can check AES keys at the same rate as before).
Question 2: Stealing the Examination
[Total 5 Marks]
As part of your preparation for the upcoming examination, you have the goal of stealing a
copy of the 158.235 examination.
*Note that this is a thought experiment that is you should not try it out in real life.
When preparing the exam, the files are stored on the IT servers in a private directory only
accessible to academic and examination admin staff (e.g., Julian and Hooman). All staff
use their Massey username and passwords to authenticate themselves and gain access. A
physical copy of the examination is also stored in the School office in a locked file cabinet
and in the Science Faculty office in a locked room. Neither Julian nor Hooman has copies
of the examination stored in their offices.
If you are permitted to only use publicly available information when building your
profile, describe a scenario explaining how you use the social engineering techniques, e.g.,
phishing, pre-texting, baiting, quid pro quo and tailgating, —as described in the lecture—
to achieve your goal.
Note that you do not need to include filenames or directory name but you should be as
specific as possible in your answer.
Question 2.1: Name the human target or target(s) for the scenario.
Question 2.2: Identify ONLY the information necessary for the attack, the reason why
each piece of information is required and the source of the information (provide URLs
where appropriate).
Question 2.3: What are the steps describing how you will carry out the attack? These
should be written such that you could provide these steps plus the previous information to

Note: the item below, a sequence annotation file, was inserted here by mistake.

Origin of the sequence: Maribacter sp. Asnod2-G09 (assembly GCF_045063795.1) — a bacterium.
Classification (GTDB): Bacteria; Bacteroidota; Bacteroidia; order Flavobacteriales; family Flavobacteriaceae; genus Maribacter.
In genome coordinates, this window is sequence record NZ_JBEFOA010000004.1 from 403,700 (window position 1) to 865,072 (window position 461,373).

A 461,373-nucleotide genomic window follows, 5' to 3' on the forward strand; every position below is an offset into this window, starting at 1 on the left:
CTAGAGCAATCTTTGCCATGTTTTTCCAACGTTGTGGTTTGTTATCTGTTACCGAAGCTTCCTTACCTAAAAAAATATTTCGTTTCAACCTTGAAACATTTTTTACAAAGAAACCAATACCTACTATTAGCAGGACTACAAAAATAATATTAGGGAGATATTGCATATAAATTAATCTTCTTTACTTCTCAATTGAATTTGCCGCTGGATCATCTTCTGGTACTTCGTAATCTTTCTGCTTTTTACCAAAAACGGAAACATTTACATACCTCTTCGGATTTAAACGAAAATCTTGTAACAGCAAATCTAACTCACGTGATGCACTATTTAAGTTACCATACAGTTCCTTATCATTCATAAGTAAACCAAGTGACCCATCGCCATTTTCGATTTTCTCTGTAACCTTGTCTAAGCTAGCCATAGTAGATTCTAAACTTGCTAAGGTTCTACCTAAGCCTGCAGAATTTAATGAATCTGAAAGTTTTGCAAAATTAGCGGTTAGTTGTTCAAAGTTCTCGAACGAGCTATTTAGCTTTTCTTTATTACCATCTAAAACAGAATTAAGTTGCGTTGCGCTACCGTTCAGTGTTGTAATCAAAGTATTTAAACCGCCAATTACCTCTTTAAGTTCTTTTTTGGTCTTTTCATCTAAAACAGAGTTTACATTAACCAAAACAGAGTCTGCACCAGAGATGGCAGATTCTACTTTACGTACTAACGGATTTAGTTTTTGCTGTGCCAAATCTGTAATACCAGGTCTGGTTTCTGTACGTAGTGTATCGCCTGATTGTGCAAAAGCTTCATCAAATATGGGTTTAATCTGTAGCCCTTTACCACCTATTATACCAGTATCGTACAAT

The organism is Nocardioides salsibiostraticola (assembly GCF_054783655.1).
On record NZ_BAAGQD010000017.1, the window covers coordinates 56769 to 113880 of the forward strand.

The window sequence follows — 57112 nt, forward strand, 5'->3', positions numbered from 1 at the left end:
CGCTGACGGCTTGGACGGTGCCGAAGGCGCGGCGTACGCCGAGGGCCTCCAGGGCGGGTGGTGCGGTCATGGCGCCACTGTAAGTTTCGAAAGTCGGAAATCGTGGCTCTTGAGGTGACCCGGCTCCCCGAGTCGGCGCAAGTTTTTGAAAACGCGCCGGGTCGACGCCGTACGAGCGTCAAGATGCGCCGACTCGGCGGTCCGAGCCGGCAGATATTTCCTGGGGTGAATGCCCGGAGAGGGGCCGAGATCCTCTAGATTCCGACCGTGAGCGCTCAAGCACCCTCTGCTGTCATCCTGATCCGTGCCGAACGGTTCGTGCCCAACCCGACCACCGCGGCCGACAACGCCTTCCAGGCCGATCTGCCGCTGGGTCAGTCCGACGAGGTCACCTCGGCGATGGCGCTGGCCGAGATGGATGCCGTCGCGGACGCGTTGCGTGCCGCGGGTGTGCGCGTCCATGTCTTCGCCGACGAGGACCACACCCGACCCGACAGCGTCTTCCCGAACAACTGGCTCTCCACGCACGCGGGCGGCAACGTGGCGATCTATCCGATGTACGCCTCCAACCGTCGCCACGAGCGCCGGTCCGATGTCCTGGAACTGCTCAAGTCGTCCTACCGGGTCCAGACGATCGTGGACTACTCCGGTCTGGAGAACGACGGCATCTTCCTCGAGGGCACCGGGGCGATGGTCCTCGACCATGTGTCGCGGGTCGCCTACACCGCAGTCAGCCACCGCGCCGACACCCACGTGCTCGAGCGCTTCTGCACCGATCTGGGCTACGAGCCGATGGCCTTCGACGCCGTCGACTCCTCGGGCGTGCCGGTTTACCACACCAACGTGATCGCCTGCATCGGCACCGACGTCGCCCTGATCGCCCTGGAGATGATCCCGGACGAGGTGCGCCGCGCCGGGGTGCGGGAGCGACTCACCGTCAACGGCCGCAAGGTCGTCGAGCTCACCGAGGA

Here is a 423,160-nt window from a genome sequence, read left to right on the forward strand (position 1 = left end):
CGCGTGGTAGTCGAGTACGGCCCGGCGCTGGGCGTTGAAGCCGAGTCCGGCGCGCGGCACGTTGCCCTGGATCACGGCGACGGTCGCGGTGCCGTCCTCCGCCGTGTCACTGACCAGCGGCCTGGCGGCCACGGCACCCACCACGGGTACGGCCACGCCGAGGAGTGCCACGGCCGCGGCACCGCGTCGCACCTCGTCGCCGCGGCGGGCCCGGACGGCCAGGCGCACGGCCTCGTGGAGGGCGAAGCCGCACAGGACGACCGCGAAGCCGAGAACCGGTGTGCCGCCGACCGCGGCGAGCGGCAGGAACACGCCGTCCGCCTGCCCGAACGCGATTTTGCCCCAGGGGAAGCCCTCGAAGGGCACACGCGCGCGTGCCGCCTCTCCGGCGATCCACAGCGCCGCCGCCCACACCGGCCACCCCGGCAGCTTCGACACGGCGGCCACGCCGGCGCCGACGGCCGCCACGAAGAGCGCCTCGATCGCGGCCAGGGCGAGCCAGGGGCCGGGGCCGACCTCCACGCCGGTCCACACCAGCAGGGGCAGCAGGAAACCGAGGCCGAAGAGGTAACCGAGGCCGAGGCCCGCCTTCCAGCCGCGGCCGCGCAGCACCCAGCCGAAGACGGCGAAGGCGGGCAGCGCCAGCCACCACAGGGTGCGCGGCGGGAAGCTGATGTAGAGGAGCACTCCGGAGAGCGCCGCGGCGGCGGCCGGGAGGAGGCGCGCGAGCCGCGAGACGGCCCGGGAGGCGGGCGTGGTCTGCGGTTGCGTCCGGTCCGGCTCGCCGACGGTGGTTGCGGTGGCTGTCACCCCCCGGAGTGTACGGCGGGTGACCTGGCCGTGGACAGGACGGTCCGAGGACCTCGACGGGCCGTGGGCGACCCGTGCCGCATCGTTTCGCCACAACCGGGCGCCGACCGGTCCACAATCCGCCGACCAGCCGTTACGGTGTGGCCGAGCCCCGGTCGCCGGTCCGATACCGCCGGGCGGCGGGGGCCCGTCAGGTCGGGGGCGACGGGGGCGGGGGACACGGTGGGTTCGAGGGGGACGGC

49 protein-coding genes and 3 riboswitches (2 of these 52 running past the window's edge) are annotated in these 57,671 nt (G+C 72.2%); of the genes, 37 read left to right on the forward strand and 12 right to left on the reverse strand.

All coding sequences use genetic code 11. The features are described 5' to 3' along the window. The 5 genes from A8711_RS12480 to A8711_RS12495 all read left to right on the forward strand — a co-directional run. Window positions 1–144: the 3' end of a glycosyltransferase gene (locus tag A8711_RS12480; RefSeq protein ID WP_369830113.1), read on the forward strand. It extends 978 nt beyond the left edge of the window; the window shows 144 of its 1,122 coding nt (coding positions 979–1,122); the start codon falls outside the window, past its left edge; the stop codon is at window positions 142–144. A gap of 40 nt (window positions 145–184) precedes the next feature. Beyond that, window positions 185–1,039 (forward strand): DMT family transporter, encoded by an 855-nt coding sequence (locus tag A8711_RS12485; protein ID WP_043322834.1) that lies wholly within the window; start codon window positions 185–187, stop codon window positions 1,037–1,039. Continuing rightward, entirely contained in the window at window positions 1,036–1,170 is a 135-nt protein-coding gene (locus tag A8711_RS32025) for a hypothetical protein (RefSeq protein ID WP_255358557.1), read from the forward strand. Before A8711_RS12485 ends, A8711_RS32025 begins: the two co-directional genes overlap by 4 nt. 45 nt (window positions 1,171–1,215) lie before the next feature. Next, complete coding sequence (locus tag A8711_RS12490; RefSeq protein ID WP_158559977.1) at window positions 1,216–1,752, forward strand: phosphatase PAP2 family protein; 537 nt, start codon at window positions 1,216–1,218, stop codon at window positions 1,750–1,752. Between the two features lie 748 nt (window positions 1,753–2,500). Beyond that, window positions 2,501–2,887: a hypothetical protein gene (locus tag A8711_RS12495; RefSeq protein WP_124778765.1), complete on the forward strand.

a third party to carry out the attack.
Question 2.4: Describe which of the concepts from the course that have been applied in
your attack (you should use at least one!).
Question 3: Setting Up a Firewall and a NAT
[Total 10 Marks]
Understanding the importance of protecting organisation’s assets (data, network, software
and hardware), Cyber University wants to strengthen its security posture by installing a
firewall to filter any unwanted traffic.
The Cyber University has two subnets:
(1) Student subnet with network address 192.168.5.128 /25 which can accommodate
126 hosts (add only 4 PCs to Packet tracer – see Figure 1)
(2) HR subnet with network address 192.168.5.0 /25 which can accommodate 126
hosts (add only 4 PCs to Packet tracer – see Figure 1)
Cyber security can access to a Third Party Finance network for financial affairs, the
Finance network includes a web server which hosts students’ financial records and two
other hosts.
Your task is to build a firewall, using the Packet Tracer, for the Cyber University that
satisfies the following firewall policy (networks are given in Figure 1).
Source Network Hosts IP Destination Network Hosts IP Action
192.168.5.128 /25 any 192.168.5.0 /25 any Deny
192.168.5.0 /25
192.168.5.16
192.168.11.0 /24 any
allow
192.168.5.17 allow
192.168.5.18 allow
192.168.5.19 allow
other Deny
Cyber University would also like to employ Network Address Translation (NAT) to shield
the private network from the public network. Your task it to build a NAT, using the Packet
Tracer, for the Cyber University that satisfies the following address translation table.
Describe in the report how private addresses can be protected when the messages from
these private addresses are going out through the Internet.
Private Address Public Address NAT
Cyber
University
192.168.5.* (all hosts) 208.150.100.20-25 /24 NAT Pool
Third Party
Finance
Company
192.168.11.3 /24 (Web Server) 208.150.100.30 /24 1-to-1 translation
192.168.11.0 /24 (all hosts) 208.150.100.30 /24 Nat overload translation (port)
Figure 1: Cyber Security Network in Packet Tracer (Question 3)
[End of Questions]